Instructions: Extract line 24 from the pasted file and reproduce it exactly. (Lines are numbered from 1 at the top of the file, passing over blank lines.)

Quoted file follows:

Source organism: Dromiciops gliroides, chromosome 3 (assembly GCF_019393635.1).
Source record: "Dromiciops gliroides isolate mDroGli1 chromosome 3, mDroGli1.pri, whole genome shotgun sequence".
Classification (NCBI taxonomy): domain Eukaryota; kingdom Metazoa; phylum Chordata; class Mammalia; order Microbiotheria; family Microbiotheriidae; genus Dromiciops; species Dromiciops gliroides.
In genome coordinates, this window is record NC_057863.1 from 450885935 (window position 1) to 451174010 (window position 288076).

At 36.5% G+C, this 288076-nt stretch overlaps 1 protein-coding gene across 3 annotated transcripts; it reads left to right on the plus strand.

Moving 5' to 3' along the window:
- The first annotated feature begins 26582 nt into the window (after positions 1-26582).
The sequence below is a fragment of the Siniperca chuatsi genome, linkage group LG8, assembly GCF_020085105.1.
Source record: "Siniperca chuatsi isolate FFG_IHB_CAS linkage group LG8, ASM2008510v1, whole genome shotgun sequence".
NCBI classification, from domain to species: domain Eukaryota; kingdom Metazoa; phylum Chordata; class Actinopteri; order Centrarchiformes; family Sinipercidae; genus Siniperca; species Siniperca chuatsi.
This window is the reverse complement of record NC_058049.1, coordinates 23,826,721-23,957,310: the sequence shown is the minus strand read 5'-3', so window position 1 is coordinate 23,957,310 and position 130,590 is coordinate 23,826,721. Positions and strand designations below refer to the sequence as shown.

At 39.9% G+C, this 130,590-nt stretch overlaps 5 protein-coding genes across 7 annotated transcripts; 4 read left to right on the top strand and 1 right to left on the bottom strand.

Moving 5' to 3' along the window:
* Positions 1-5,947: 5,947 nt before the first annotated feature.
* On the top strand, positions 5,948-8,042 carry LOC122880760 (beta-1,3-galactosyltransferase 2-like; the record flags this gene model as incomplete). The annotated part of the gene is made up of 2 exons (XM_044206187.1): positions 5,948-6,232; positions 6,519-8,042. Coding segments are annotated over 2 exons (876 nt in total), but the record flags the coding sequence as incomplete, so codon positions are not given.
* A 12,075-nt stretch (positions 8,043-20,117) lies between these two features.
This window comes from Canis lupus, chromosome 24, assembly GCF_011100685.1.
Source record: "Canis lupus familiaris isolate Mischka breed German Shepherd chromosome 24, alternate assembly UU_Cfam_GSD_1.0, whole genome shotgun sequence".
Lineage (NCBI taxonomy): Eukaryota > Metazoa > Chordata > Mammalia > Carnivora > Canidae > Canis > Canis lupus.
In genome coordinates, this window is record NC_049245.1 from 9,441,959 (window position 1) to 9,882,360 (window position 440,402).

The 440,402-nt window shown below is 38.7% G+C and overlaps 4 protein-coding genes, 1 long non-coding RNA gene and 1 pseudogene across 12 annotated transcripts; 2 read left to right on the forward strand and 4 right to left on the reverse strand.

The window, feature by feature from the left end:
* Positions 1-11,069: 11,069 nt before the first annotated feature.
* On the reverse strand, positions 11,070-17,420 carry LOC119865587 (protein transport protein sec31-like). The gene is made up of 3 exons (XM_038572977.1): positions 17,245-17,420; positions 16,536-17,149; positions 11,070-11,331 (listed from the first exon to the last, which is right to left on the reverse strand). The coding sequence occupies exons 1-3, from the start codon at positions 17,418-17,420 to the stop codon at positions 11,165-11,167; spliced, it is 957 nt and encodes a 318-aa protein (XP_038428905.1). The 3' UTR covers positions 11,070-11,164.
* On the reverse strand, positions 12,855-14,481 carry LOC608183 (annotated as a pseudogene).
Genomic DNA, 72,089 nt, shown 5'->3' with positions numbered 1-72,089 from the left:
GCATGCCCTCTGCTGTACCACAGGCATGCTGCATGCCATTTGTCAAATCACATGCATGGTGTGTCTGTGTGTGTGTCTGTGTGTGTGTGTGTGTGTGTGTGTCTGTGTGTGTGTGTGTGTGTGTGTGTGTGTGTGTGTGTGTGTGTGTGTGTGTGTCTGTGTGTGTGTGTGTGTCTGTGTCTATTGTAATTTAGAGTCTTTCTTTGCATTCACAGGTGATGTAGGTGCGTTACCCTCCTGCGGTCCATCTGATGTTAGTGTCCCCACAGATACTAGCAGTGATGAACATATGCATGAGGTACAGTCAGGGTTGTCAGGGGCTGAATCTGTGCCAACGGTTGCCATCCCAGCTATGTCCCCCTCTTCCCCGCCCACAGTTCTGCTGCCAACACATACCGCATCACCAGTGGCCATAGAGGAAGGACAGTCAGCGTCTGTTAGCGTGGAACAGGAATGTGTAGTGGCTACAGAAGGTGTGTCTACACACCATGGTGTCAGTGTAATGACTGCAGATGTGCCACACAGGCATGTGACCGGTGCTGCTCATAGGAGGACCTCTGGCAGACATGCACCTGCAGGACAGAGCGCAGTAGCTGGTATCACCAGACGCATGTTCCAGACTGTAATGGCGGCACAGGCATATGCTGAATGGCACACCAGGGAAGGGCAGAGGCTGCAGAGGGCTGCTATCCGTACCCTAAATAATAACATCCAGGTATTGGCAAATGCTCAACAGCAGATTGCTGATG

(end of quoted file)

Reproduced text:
* On the reverse strand, positions 11,070-17,420 carry LOC119865587 (protein transport protein sec31-like). The gene is made up of 3 exons (XM_038572977.1): positions 17,245-17,420; positions 16,536-17,149; positions 11,070-11,331 (listed from the first exon to the last, which is right to left on the reverse strand). The coding sequence occupies exons 1-3, from the start codon at positions 17,418-17,420 to the stop codon at positions 11,165-11,167; spliced, it is 957 nt and encodes a 318-aa protein (XP_038428905.1). The 3' UTR covers positions 11,070-11,164.